Another aspect of privacy is tracking. People have been worried for years about being tracked by advertising networks such as Doubleclick. (Now owned by Google.) A lot of people delete browser cookies on a regular basis to prevent this tracking. It is also possible to opt out of this tracking. More recently many websites have started to select adverts to show the viewer based not only on the tracking information but also on data from websites viewed. For example, last year I searched the Halfords website for toolboxes of a certain type. For about a week afterwards I saw adverts for toolboxes of the type I had been interested in shown to me on many web sites. (I normally block adverts, but I couldn’t at that time.) I could see this being very damaging if it showed adverts for something you wished to keep secret while someone else could see the screen.
In 2008 a company called Phorm tried to go even further. Instead of tracking you only through web sites displaying their adverts, they installed equipment at the heart of the BT network which would look at every web site visited and search made. They would then show adverts on selected websites and those adverts would be selected based on all of your web surfing! Needless to say there was an outcry and even questions by MPs.
Unfortunately the most intrusive tracking is now being entered into voluntarily. The Facebook account seems to have become the universal way to identify someone and lots of websites allow you to sign up or log in through Facebook Connect. The “Like” button has become ubiquitous as sites encourage you to share them with your friends. All of this means that Facebook has a vast knowledge of all the websites that you visit that use these things. This has even extended to a tie-up between Facebook and NHS Choices. The only way around that is to log out of Facebook and delete your browser cookies before visiting any other sites.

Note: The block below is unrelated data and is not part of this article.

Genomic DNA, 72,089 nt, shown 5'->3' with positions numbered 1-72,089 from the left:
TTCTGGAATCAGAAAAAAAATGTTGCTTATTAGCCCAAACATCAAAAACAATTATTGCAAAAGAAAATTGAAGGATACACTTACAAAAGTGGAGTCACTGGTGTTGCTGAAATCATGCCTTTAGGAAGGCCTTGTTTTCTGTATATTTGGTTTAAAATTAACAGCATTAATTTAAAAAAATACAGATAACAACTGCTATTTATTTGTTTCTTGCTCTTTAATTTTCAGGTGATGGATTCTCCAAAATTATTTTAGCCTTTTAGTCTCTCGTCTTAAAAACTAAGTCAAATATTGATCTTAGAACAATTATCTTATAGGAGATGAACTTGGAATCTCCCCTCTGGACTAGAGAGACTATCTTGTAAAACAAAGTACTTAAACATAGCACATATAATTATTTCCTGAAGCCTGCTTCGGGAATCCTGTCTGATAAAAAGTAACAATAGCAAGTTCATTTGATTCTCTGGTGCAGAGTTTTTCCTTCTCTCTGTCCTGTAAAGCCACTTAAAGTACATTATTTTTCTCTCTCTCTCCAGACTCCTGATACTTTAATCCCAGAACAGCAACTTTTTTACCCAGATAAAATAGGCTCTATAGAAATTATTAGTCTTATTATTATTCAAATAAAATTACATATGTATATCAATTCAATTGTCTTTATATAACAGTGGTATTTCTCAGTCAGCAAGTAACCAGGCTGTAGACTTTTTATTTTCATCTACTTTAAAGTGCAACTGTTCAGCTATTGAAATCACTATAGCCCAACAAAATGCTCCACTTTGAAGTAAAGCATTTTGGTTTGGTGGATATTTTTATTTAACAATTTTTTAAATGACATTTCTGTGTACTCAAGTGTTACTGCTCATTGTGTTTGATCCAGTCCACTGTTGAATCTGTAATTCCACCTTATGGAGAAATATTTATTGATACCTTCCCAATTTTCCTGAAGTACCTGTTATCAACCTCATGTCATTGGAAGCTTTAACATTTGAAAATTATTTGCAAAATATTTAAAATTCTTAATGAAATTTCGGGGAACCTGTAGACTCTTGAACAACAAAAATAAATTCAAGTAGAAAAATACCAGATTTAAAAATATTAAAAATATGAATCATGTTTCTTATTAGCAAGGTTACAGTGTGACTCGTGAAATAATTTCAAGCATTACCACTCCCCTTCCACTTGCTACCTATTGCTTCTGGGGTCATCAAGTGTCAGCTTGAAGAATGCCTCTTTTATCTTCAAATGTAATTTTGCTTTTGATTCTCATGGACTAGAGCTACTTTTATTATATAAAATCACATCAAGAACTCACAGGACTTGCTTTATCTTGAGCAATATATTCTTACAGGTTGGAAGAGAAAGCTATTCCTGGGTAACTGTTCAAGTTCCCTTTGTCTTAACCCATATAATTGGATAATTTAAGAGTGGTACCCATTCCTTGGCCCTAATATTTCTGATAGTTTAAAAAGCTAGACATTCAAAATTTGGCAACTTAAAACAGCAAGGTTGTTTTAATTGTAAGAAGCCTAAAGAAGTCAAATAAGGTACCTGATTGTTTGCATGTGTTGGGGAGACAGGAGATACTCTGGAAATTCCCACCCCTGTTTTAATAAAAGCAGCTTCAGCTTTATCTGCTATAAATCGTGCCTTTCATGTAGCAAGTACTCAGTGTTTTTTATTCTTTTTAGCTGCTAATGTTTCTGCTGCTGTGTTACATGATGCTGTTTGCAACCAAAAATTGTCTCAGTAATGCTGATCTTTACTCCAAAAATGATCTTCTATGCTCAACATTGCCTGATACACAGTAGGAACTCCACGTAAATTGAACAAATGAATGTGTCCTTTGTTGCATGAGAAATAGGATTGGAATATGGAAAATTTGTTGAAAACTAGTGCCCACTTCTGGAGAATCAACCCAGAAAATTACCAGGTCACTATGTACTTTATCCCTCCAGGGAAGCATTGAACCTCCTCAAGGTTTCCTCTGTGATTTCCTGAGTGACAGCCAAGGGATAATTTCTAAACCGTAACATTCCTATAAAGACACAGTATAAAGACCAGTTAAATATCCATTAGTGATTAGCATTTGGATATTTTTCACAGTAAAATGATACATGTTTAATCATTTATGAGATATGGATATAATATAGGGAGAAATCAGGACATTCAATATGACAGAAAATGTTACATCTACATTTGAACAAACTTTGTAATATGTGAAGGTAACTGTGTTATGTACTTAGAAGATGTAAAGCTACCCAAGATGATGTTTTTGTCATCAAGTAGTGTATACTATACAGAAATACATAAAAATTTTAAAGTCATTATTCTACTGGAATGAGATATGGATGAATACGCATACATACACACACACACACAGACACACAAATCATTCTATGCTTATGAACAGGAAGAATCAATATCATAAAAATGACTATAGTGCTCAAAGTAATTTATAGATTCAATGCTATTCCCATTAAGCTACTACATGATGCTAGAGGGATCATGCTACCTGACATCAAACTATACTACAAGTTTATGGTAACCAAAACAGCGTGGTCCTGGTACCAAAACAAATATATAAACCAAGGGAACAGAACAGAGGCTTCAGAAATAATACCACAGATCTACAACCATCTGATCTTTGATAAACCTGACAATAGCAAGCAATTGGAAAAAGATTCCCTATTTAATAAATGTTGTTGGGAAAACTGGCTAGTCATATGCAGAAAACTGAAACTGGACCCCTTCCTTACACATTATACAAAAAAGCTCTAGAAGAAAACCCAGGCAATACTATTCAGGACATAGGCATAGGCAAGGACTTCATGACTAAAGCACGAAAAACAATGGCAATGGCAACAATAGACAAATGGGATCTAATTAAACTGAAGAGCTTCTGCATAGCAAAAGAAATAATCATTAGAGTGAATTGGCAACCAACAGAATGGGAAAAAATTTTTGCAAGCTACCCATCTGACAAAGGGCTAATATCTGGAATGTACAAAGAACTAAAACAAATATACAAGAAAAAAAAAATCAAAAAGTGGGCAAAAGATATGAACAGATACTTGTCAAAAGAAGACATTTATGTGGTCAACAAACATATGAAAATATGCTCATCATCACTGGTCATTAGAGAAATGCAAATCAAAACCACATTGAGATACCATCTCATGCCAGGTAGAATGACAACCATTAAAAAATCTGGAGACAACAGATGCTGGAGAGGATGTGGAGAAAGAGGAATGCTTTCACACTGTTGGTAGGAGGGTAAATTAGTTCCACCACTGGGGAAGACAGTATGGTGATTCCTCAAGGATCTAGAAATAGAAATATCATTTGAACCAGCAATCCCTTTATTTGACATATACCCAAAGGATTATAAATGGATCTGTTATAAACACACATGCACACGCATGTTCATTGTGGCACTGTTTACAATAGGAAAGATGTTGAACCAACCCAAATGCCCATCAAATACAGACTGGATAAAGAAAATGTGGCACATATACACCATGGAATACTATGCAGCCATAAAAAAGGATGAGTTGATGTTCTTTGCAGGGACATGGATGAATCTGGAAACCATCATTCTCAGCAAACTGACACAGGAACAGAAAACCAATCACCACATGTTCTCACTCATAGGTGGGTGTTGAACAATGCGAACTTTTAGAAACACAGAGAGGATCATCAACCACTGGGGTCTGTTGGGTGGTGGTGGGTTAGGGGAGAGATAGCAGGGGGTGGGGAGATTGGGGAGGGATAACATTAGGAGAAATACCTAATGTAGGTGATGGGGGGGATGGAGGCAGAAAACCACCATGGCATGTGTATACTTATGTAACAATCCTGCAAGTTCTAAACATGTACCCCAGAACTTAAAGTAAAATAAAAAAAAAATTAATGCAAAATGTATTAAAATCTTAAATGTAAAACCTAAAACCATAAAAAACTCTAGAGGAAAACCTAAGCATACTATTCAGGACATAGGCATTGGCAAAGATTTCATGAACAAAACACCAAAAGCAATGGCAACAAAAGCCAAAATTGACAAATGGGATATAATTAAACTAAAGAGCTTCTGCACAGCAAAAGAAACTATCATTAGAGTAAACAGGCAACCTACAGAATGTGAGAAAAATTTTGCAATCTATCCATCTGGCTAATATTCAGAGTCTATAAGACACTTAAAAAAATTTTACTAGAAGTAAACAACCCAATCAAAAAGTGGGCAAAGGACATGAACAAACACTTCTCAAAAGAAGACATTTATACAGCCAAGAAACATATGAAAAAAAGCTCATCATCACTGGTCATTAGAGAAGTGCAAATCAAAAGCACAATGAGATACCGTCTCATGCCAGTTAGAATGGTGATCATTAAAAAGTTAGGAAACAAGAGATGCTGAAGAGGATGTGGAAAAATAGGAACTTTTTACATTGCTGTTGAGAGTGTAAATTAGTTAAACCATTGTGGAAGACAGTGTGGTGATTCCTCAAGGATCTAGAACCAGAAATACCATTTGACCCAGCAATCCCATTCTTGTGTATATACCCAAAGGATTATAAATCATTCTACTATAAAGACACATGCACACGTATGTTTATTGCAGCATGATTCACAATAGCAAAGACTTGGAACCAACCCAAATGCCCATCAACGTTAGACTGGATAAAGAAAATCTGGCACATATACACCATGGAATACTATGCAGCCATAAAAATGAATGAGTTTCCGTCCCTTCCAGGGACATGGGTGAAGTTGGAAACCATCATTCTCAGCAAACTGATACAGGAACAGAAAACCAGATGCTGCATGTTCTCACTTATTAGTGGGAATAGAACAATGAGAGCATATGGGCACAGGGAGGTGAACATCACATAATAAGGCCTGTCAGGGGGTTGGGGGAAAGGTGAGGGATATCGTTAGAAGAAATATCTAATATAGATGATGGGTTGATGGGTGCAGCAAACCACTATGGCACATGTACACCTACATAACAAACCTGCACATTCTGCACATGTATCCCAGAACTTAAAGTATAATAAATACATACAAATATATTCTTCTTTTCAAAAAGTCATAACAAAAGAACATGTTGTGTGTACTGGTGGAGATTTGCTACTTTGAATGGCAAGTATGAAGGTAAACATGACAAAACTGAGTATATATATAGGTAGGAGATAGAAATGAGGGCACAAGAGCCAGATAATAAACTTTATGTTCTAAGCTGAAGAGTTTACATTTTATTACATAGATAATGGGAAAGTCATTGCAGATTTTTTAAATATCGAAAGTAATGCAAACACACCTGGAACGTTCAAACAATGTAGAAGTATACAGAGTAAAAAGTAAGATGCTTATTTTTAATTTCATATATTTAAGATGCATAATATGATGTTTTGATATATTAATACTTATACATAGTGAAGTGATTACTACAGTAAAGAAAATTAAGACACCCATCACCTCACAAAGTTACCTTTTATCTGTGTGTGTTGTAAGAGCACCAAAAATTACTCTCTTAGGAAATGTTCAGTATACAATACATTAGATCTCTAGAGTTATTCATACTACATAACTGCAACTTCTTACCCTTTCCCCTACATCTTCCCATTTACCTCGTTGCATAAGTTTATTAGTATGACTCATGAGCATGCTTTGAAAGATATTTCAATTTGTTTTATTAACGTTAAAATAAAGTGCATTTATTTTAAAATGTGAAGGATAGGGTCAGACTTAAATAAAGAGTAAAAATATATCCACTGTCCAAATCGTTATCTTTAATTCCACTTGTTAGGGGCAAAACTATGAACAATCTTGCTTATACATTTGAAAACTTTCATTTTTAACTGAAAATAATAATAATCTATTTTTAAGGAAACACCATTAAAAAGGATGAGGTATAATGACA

Facebook Comments, which allow comments to be left on blogs through your facebook account, are particularly intrusive because they link together your web browsing and your social network. If you enter a comment on a website using this system it will be shared back to Facebook and posted on your wall if you are not careful. That can tell everyone on your friends list what web site you were commenting on and what you said. That may be alright on many occasions, but perhaps more than you want to share on others. The rise of Facebook Comments also means that everyone must use their real name on these web sites. That has led many to ask if it is the death of anonymity. I would imagine that websites discussing sensitive issues are unlikely to use Facebook Comments for this reason. Even Disqus comments, a system which I use on this blog, can allow other people to track your comments from one blog to another. It does at least allow anonymous commenting in most cases.